Reference: Hamari, J., & Koivisto, J. (2014). Measuring flow in gamification: Dispositional Flow Scale-2. Computers in Human Behavior. DOI: 10.1016/j.chb.2014.07.048
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Summary of results:
- Expectedly, autotelic experience, clear goals, (immediate) feedback, control and challenge-skill balance were the most salient dimensions of flow in gamification (of exercise) whereas time transformation, merging action-awareness, loss of self-consciousness were the least salient.
- Rather than all nine dimensions of flow being reflective of the overall flow, the study suggests that dimensions of flow divide into highly inter-correlated conditions of flow (challenge-skill-balance, clear goals, control, feedback, and autotelic experience) and into possible outcomes from reaching flow (loss of self-consciousness, time transformation, concentration, and merging action-awareness).
The study by Mekler and colleagues doesn’t disprove the undermining potential of gamification: It shows that simplistic debates whether gamification “does” or “doesn’t work” are obsolete – as are mere effect studies. From this point on, without proper theories and mediation studies testing them, gamification research won’t learn anything new or important. Continue reading
Points, levels and leaderboards are often perceived as the bread and butter of gamification. Gabe Zichermann and Christopher Cunningham (2011) even call them “the heart of any gaming system” and “an absolute requirement for all gamified systems”. Game designer Margaret Robertson (2011) on the other hand decries this practice as pointsification and deems it “the thing that is least essential to games”. Similarly, Chris Hecker (2010) warned game designers not to blindly resort to achievements (or points, levels and leaderboards for that matter), because they could stifle players’ intrinsic motivation, that is, their desire to engage with a game (or gamified service). Continue reading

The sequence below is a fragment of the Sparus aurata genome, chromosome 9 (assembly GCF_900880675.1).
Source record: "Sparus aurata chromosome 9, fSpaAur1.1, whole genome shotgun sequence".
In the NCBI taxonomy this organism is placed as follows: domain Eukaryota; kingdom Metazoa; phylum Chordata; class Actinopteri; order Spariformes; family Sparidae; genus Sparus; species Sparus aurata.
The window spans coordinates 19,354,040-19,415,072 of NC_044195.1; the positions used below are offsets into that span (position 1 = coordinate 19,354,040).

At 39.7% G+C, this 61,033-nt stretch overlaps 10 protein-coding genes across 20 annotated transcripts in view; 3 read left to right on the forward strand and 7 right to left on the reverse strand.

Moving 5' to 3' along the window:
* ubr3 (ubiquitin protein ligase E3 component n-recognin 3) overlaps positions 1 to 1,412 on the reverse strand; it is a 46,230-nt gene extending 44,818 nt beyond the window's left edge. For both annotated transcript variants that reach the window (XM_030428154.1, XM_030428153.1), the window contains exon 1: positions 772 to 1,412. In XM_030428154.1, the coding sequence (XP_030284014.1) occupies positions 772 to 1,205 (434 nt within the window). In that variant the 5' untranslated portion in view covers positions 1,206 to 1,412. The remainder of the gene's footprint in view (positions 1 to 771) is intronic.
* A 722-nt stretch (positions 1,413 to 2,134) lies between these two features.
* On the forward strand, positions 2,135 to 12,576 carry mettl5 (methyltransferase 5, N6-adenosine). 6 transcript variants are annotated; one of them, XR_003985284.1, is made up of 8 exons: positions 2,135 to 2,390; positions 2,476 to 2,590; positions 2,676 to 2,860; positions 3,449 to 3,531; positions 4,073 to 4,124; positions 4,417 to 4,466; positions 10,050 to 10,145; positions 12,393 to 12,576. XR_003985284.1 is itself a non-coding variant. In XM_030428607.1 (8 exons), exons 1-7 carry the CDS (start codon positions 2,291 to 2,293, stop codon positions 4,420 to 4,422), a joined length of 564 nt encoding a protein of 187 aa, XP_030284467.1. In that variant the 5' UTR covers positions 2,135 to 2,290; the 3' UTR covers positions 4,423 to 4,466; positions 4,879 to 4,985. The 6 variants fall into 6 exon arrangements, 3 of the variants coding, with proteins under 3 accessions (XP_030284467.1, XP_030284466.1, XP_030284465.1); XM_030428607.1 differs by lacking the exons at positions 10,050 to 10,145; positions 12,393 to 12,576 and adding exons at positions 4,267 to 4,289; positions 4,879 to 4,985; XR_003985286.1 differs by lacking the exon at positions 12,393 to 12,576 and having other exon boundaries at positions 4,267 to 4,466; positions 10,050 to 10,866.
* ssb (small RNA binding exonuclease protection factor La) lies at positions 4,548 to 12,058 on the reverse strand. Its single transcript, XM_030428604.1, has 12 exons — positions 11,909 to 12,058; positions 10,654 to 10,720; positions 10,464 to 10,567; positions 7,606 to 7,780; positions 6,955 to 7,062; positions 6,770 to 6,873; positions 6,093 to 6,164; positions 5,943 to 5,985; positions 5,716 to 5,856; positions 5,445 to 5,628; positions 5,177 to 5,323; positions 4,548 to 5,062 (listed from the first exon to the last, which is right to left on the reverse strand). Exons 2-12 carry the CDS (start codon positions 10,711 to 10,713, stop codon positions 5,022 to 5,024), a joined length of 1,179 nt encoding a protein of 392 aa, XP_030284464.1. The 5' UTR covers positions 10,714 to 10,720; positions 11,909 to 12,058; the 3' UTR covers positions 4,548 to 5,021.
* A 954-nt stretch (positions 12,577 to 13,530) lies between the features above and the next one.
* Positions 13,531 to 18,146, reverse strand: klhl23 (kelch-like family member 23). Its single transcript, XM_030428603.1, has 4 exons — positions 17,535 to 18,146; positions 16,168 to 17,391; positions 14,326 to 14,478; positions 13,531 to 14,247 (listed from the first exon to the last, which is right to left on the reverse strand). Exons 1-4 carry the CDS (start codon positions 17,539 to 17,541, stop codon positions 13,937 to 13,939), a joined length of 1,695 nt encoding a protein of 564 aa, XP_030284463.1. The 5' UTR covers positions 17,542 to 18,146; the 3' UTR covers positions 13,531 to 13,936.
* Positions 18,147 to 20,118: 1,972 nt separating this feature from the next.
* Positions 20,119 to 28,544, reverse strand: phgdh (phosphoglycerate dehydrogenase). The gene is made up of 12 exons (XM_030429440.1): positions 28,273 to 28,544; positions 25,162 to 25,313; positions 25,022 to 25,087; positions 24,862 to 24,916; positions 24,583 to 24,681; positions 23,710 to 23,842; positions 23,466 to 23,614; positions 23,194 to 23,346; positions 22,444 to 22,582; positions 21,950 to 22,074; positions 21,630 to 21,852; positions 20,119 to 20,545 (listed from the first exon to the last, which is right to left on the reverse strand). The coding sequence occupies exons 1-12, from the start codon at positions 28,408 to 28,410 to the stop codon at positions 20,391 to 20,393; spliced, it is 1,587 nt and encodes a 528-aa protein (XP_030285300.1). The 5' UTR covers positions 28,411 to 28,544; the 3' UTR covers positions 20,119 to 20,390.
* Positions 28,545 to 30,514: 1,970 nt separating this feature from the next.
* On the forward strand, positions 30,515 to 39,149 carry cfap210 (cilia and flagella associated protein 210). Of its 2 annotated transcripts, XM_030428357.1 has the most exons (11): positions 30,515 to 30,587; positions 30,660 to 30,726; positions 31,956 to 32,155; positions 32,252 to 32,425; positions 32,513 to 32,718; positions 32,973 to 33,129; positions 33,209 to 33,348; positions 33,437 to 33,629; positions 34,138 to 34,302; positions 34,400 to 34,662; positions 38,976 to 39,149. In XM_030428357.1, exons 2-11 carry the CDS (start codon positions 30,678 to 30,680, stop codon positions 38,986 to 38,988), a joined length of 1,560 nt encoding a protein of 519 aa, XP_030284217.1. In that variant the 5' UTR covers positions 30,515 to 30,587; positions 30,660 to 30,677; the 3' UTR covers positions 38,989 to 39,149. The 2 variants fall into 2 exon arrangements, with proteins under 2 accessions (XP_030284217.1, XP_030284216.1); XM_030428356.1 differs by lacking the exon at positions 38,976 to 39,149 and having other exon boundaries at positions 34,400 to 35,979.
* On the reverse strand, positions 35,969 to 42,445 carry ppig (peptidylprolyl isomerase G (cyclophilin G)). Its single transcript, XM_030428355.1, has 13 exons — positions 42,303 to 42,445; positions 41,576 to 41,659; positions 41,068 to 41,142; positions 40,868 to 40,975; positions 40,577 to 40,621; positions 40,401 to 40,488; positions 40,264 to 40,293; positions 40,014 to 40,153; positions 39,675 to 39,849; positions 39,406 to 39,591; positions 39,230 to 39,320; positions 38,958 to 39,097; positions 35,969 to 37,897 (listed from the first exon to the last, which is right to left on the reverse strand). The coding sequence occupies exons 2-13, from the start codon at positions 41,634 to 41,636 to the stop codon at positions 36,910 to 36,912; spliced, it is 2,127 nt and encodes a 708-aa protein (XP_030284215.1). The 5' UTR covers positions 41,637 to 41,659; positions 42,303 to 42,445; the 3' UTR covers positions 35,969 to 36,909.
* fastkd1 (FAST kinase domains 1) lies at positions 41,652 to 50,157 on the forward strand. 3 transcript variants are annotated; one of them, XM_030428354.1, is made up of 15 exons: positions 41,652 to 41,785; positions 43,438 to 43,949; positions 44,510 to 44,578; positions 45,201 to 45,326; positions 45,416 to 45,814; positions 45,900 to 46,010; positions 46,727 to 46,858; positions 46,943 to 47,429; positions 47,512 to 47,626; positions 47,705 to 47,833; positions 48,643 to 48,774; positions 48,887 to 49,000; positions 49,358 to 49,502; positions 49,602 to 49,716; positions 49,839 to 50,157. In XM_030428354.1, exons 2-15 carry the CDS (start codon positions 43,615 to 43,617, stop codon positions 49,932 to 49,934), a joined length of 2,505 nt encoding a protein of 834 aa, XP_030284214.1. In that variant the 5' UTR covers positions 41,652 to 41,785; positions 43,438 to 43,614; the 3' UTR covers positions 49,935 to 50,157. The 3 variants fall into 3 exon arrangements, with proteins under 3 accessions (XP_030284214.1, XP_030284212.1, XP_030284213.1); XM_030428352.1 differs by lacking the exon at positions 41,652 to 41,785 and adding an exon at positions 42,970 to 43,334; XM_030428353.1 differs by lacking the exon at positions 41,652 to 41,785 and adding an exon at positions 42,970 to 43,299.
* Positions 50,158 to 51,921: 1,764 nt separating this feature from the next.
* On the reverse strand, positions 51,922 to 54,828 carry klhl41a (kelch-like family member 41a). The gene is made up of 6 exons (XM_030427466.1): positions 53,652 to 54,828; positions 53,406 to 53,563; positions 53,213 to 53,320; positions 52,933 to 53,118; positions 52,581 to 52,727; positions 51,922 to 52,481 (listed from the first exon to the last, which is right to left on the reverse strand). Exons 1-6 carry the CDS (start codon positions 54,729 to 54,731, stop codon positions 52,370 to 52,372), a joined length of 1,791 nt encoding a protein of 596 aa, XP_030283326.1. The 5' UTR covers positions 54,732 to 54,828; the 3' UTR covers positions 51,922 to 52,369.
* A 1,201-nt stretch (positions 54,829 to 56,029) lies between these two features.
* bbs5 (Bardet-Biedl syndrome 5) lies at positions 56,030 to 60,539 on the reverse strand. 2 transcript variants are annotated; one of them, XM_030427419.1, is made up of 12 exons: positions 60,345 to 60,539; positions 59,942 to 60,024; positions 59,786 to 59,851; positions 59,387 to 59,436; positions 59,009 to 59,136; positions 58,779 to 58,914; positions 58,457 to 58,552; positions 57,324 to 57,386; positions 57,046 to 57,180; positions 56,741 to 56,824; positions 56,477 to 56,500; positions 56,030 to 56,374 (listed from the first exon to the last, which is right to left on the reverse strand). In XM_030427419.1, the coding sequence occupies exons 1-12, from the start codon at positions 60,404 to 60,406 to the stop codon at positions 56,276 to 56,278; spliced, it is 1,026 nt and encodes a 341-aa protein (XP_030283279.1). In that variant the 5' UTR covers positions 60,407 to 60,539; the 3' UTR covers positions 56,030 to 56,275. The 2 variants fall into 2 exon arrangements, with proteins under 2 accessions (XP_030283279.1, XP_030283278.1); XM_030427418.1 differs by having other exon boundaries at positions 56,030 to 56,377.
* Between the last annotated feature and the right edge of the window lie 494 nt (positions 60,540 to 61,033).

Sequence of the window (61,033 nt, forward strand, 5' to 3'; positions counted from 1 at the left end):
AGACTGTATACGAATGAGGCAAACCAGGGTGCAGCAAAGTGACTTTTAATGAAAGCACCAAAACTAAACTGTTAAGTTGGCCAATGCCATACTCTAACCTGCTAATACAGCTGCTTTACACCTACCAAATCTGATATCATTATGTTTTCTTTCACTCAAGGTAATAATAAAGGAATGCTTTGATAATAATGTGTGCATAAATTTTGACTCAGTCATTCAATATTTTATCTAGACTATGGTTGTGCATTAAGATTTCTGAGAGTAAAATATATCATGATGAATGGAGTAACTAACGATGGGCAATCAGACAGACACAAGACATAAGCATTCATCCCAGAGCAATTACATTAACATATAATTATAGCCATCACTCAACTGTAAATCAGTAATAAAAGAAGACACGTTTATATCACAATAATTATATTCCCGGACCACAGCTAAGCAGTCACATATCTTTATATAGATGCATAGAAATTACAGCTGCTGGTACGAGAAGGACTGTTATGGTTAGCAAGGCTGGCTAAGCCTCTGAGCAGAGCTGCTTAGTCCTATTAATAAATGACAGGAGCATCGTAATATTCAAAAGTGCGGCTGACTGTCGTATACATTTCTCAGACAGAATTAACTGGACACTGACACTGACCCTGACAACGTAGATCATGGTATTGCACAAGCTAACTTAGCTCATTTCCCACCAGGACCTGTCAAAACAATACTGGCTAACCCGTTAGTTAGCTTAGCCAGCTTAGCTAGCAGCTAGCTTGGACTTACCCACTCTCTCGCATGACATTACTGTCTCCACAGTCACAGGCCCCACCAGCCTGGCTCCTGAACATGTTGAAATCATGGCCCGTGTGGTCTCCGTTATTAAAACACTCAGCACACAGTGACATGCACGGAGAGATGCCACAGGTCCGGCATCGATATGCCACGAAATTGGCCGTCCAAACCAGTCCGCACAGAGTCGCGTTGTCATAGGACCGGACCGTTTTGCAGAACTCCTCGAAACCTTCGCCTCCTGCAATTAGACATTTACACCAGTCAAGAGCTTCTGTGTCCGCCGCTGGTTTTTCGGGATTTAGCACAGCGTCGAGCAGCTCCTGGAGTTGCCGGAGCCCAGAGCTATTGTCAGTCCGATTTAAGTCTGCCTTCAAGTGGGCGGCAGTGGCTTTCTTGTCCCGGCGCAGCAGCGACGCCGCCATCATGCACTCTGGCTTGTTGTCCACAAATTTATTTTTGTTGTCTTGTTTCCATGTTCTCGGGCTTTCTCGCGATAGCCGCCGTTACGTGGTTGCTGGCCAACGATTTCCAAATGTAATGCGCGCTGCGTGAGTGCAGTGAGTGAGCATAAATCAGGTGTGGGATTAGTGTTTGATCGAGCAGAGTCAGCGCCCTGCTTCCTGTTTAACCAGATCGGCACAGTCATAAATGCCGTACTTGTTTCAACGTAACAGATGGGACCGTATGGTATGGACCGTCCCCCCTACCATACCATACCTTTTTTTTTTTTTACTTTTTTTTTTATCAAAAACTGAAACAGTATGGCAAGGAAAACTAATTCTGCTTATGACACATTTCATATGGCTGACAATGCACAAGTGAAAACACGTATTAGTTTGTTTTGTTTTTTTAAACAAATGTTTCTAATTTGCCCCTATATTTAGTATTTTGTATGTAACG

The Gamification Lab and the Hybrid Publishing Lab of Leuphana University just released a nice Creative Commons-licensed edited collection of contributions that are “Rethinking Gamification“. The PDF is freely available online, the print version will follow soon.
We are inviting submissions to a special issue of Computers in Human Behavior, titled “Gamification: Gameful Design, Research, and Applications”. Note that we have extended the deadline to July 25, but are reviewing submissions as they come in. Continue reading
We are pleased to invite you to submit a chapter for our book on gamification and business! This is probably one of the first edited books on this subject based on critical and analytical perspectives. It will appear with Routledge in 2015. Continue reading